You want to learn a language; you really want to learn a language.

But you have a family, a job, duties, other hobbies… how can you possibly fit languages into that?   It sounds impossible… except it isn’t.

The clock isn’t your enemy…

Time administration is one of the administrative skills you will never regret learning.

Most of the time we go around living life by schedules dictated by other people. School from eight to two, with a break in the middle. Work from nine to five. A two hour flight preceded by another two or three hours checking in. A half hour bus. All these proceedings make fitting a language learning routine in the middle seem like a Herculean task.

But what if I told you, you CAN administer your time so that any language you want to learn fits in your busy day?

Painted with a very broad brush, time administration applied to language learning is essentially learning to cut out appropriate periods of time for every task of your day and then putting them in a productive order. This doesn’t mean you need to stop doing the things you do in your free time in order to fit a language—it means you need to learn how to assign time slots to that language and fit them where they work for you. Further along the article, we’ll talk a bit about the tools you can use to measure and adjust these tools in a way that fits you individually.

…but procrastination is.

I want to approach procrastination before we go on to the meat and potatoes of this article, because I want you to treat procrastination like Rocky Balboa would any rival on the ring. If you don’t train yourself to beat it, you’re likely not to.

I say one requires training to beat procrastination because refocusing one’s mental energies on work or studies (rather than Facebook or a game) isn’t easy. Your mind is wired to be attracted to what requires the bare minimum of it, and if

you’ve accustomed it to a routine of idle web surfing, breaking out of the cycle will be hard. I’m not saying either that you should stop surfing the web—this is a fun activity, but it has its time (which probably isn’t the few minutes when your brain is active and receptive to a short language session).

If you know yourself to have a strong grasp on yourself, then accounting for Facebook and other distractions as a “slot” in your day (that is, assigning a few minutes to it in between tasks) is possible, but in all honesty I’ve yet to meet the human being that is capable of that. If you’re ready to go cold turkey in order to train your brain to stay off the distractions until it’s distraction time, then try Self Control (for Mac) or Self Vault (for Windows).

How to manage your time slots?

Now, there’s an infinity of time management techniques (way more than those reviewed on this Wiki article, but they are a good start) you can apply to integrate learning a language into your life without leaving anything important by the wayside.

Any good management technique, however, starts by identifying two things:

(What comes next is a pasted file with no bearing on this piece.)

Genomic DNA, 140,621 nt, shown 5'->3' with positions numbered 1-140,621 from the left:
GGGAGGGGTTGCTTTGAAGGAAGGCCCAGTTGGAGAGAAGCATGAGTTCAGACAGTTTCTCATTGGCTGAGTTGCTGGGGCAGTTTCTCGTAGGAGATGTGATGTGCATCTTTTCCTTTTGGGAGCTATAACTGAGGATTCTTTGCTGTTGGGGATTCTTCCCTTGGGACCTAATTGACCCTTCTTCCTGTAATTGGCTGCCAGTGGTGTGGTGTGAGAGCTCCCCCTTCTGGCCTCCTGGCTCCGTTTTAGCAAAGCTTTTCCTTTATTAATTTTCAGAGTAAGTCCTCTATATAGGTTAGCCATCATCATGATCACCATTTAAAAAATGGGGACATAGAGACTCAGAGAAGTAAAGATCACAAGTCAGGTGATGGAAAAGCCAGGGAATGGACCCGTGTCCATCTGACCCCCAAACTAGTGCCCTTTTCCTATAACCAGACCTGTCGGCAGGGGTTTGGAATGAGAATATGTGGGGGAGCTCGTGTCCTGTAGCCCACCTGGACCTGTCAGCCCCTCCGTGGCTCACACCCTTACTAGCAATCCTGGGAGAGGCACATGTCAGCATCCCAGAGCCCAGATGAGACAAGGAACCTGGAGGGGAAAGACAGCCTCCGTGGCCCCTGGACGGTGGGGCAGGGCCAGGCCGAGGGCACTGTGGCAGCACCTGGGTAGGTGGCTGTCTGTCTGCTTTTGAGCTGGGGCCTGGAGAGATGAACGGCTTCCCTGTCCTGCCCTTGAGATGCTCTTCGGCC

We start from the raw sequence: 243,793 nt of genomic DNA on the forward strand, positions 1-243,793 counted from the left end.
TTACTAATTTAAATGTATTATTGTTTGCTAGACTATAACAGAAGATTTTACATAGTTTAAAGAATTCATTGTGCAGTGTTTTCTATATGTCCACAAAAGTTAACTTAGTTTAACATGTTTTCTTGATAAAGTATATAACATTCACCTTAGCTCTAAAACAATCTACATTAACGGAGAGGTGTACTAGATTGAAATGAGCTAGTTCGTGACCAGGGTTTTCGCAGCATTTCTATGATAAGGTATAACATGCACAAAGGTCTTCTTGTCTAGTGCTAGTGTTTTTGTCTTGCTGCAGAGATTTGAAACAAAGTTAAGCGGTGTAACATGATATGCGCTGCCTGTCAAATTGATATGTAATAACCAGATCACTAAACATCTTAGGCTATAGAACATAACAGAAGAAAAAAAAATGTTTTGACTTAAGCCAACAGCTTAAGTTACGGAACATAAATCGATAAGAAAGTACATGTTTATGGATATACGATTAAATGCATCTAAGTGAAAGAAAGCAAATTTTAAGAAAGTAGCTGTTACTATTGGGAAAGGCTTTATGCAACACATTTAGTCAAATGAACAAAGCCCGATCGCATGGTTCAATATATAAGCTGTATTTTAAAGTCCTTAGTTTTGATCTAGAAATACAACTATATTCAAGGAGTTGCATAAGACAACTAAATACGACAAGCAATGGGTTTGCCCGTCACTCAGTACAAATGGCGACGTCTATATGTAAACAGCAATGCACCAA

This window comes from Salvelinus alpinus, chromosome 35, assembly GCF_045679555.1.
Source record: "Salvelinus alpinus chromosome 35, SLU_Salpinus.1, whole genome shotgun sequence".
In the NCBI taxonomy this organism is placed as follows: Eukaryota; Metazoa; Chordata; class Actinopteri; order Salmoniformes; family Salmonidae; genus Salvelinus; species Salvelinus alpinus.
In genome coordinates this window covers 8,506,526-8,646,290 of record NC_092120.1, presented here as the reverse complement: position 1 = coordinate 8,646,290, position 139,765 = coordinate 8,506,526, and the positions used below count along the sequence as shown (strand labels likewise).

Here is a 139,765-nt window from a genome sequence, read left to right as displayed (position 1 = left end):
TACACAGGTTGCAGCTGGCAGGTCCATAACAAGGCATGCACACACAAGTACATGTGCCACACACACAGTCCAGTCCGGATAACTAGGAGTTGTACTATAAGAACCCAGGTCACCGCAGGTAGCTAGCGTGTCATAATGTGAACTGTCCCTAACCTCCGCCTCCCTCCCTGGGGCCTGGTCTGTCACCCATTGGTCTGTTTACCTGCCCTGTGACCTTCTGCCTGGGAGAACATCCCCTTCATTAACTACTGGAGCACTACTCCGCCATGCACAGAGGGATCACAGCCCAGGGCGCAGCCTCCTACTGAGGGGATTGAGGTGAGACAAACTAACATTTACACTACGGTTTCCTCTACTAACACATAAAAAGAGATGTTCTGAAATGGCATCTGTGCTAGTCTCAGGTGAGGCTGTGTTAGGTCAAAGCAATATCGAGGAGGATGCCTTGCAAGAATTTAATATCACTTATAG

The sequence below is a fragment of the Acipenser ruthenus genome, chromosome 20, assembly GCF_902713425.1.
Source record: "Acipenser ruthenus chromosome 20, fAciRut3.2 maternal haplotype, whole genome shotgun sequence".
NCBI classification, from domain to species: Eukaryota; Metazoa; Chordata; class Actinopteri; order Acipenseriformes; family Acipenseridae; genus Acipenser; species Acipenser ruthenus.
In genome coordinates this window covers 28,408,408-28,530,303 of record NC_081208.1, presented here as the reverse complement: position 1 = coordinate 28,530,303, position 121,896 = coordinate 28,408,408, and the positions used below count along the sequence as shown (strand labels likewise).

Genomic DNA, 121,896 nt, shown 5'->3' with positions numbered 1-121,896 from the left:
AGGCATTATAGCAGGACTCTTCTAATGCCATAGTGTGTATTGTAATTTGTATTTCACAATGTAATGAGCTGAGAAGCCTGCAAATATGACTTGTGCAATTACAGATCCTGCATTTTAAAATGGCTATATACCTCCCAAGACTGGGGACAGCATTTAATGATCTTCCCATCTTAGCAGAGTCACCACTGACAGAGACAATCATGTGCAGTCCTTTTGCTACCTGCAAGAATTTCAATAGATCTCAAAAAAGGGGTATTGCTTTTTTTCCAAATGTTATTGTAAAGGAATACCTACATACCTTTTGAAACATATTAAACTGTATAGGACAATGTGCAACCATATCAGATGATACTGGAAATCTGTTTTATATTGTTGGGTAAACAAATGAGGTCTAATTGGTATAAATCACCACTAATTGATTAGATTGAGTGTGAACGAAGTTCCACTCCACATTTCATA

1. Your goals.

2. The priority of said goals.

Therefore, always start by identifying what you want to do about your language. For starters, do you want to talk? Read? Sing? All of the above? Once you’ve decided on a goal, you can go on to decide the activities that will lead you to your goal, and the time you want to spend daily on them.

Once you’ve decided all these, you need to decide your priorities. If your fridge is empty or that report is due tomorrow, you’re obviously not going to prioritize checking your vocabulary, so assigning short slots through the day is better. However, looking out the window on the bus home barely registers as a goal, so you’d do well prioritizing a language related activity over that.

Time pockets are your allies

On that note, and as you’re familiarizing yourself with time management, learning what qualifies as a time pocket is very useful.

Time pockets are all those downtimes during which you’re doing nothing and have no tasks at hand. These are hard to think of as “slots” because they vary in duration, but think of them in terms of your daily commute (if you don’t drive), your lunch break, time spent waiting for anyone to show up for lunch, and so on.

So how DO I administer my time?

If you’re the type to imagine things visually, think of your day as a pie chart, and slice this pie chart in three large pieces: sleeping time, working time and off time. Sleeping time is evidently not a period of time when you can do anything, so it goes unsaid that you cannot assign slots to any tasks during that time.

Working time and off time are where you can start figuring out when you can assign slots to language learning tasks. Keep in mind the part of day where you’re more active, though; if you’re the kind of person whose energy tapers off towards noon, then you may want to push short language learning slots toward the morning instead of long slots in the afternoon.

Your keyword: balance

The easiest part of learning productive time administration for language learning is actually learning how to “cut” your time slots. However, the hardest part is changing your mentality to one that values your time as a tool for language learning, since we’re used to giving our time to everyone but ourselves.

Languages will provide you with an incredible tool for learning and immersing yourself in other cultures; the only problem is that you need sustained effort to get anywhere with them. If you learn how to balance your everyday life with languages through proper time management, you’re sure to be on the path to a life of interesting experiences.

Siskia Lagomarsino is a language blogger, translator and tutor for English, Spanish and Japanese, currently living in Mexico City. You can read more by her at The Polyglotist, where you’ll find articles on how to make language learning easier, or visit her Facebook page.

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